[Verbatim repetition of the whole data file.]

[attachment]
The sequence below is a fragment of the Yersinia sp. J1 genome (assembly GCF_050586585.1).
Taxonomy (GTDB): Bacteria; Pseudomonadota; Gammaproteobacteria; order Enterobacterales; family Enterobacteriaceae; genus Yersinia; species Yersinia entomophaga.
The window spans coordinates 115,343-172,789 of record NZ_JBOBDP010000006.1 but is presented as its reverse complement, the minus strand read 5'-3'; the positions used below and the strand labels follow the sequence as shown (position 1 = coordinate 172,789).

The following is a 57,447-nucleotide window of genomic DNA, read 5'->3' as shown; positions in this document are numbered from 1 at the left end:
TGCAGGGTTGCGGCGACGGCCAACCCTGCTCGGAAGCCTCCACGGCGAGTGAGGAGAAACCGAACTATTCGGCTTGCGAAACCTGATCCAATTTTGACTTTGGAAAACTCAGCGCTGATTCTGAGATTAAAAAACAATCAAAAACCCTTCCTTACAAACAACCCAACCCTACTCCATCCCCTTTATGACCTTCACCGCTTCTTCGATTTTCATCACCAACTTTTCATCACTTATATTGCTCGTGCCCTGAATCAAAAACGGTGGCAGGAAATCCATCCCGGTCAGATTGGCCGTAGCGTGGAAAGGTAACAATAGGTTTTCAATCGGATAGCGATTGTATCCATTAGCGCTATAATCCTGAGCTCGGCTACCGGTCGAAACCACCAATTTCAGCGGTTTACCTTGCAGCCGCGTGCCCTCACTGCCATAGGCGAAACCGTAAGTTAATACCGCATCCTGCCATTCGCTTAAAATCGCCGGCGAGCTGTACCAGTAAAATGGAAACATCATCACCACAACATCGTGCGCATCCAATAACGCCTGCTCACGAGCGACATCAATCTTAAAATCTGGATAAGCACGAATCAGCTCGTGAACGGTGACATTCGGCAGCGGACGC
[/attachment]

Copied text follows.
The sequence below is a fragment of the Yersinia sp. J1 genome (assembly GCF_050586585.1).
Taxonomy (GTDB): Bacteria; Pseudomonadota; Gammaproteobacteria; order Enterobacterales; family Enterobacteriaceae; genus Yersinia; species Yersinia entomophaga.
The window spans coordinates 115,343-172,789 of record NZ_JBOBDP010000006.1 but is presented as its reverse complement, the minus strand read 5'-3'; the positions used below and the strand labels follow the sequence as shown (position 1 = coordinate 172,789).

The following is a 57,447-nucleotide window of genomic DNA, read 5'->3' as shown; positions in this document are numbered from 1 at the left end:
TGCAGGGTTGCGGCGACGGCCAACCCTGCTCGGAAGCCTCCACGGCGAGTGAGGAGAAACCGAACTATTCGGCTTGCGAAACCTGATCCAATTTTGACTTTGGAAAACTCAGCGCTGATTCTGAGATTAAAAAACAATCAAAAACCCTTCCTTACAAACAACCCAACCCTACTCCATCCCCTTTATGACCTTCACCGCTTCTTCGATTTTCATCACCAACTTTTCATCACTTATATTGCTCGTGCCCTGAATCAAAAACGGTGGCAGGAAATCCATCCCGGTCAGATTGGCCGTAGCGTGGAAAGGTAACAATAGGTTTTCAATCGGATAGCGATTGTATCCATTAGCGCTATAATCCTGAGCTCGGCTACCGGTCGAAACCACCAATTTCAGCGGTTTACCTTGCAGCCGCGTGCCCTCACTGCCATAGGCGAAACCGTAAGTTAATACCGCATCCTGCCATTCGCTTAAAATCGCCGGCGAGCTGTACCAGTAAAATGGAAACATCATCACCACAACATCGTGCGCATCCAATAACGCCTGCTCACGAGCGACATCAATCTTAAAATCTGGATAAGCACGAATCAGCTCGTGAACGGTGACATTCGGCAGCGGACGC